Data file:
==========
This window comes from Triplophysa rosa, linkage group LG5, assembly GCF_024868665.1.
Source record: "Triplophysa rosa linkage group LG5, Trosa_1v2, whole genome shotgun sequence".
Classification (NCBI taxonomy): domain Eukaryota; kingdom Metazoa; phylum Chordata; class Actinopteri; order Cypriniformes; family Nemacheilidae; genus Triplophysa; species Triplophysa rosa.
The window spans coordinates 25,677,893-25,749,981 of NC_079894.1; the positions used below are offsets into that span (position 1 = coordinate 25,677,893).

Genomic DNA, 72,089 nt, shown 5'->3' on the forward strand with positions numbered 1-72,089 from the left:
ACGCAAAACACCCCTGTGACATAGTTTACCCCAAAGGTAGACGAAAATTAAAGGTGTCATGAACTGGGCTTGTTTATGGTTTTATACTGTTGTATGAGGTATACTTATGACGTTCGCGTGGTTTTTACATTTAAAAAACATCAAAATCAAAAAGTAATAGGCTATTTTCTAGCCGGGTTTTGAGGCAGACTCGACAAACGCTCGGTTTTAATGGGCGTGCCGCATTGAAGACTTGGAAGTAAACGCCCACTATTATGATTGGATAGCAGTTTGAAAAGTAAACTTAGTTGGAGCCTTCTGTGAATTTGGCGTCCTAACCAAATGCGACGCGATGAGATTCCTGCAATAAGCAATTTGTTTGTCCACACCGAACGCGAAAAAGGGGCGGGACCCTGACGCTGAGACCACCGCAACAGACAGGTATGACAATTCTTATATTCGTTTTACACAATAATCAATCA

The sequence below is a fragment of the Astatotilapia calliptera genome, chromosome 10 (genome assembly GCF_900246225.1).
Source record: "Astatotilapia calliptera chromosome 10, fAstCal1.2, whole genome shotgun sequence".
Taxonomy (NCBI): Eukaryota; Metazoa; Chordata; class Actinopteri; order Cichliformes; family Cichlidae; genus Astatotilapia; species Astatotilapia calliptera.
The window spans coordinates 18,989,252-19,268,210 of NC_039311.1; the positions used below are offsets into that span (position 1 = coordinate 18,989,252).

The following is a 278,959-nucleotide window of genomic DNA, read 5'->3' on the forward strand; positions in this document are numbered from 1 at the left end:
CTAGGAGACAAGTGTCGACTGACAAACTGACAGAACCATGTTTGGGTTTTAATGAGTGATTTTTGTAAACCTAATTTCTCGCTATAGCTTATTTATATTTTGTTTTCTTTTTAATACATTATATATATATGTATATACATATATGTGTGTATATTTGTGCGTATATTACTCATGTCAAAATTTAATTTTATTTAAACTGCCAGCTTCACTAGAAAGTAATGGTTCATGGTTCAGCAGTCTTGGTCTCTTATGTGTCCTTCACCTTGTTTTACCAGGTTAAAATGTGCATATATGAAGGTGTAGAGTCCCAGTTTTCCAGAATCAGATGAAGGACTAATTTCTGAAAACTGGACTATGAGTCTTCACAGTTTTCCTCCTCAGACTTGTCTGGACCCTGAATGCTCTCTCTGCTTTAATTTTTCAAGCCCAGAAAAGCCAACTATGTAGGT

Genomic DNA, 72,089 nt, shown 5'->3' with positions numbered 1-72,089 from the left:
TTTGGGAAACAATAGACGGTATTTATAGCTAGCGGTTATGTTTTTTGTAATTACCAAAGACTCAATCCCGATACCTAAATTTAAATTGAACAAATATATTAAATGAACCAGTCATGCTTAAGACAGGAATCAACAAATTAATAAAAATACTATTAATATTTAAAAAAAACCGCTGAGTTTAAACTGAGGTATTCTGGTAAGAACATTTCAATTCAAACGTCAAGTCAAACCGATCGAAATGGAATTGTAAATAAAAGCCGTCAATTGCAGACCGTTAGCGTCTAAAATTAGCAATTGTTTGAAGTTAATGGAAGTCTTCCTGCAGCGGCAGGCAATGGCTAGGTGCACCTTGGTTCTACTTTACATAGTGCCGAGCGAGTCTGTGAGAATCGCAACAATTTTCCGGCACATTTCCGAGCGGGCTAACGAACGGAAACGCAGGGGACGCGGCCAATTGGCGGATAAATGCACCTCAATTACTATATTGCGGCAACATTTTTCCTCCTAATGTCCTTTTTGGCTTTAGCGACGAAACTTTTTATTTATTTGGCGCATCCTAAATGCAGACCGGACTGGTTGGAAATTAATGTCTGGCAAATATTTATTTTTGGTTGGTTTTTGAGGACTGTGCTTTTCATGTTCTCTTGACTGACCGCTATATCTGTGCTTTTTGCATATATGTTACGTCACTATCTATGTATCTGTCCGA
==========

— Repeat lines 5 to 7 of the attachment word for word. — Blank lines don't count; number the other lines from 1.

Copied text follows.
Genomic DNA, 72,089 nt, shown 5'->3' on the forward strand with positions numbered 1-72,089 from the left:
ACGCAAAACACCCCTGTGACATAGTTTACCCCAAAGGTAGACGAAAATTAAAGGTGTCATGAACTGGGCTTGTTTATGGTTTTATACTGTTGTATGAGGTATACTTATGACGTTCGCGTGGTTTTTACATTTAAAAAACATCAAAATCAAAAAGTAATAGGCTATTTTCTAGCCGGGTTTTGAGGCAGACTCGACAAACGCTCGGTTTTAATGGGCGTGCCGCATTGAAGACTTGGAAGTAAACGCCCACTATTATGATTGGATAGCAGTTTGAAAAGTAAACTTAGTTGGAGCCTTCTGTGAATTTGGCGTCCTAACCAAATGCGACGCGATGAGATTCCTGCAATAAGCAATTTGTTTGTCCACACCGAACGCGAAAAAGGGGCGGGACCCTGACGCTGAGACCACCGCAACAGACAGGTATGACAATTCTTATATTCGTTTTACACAATAATCAATCA

The sequence below is a fragment of the Astatotilapia calliptera genome, chromosome 10 (genome assembly GCF_900246225.1).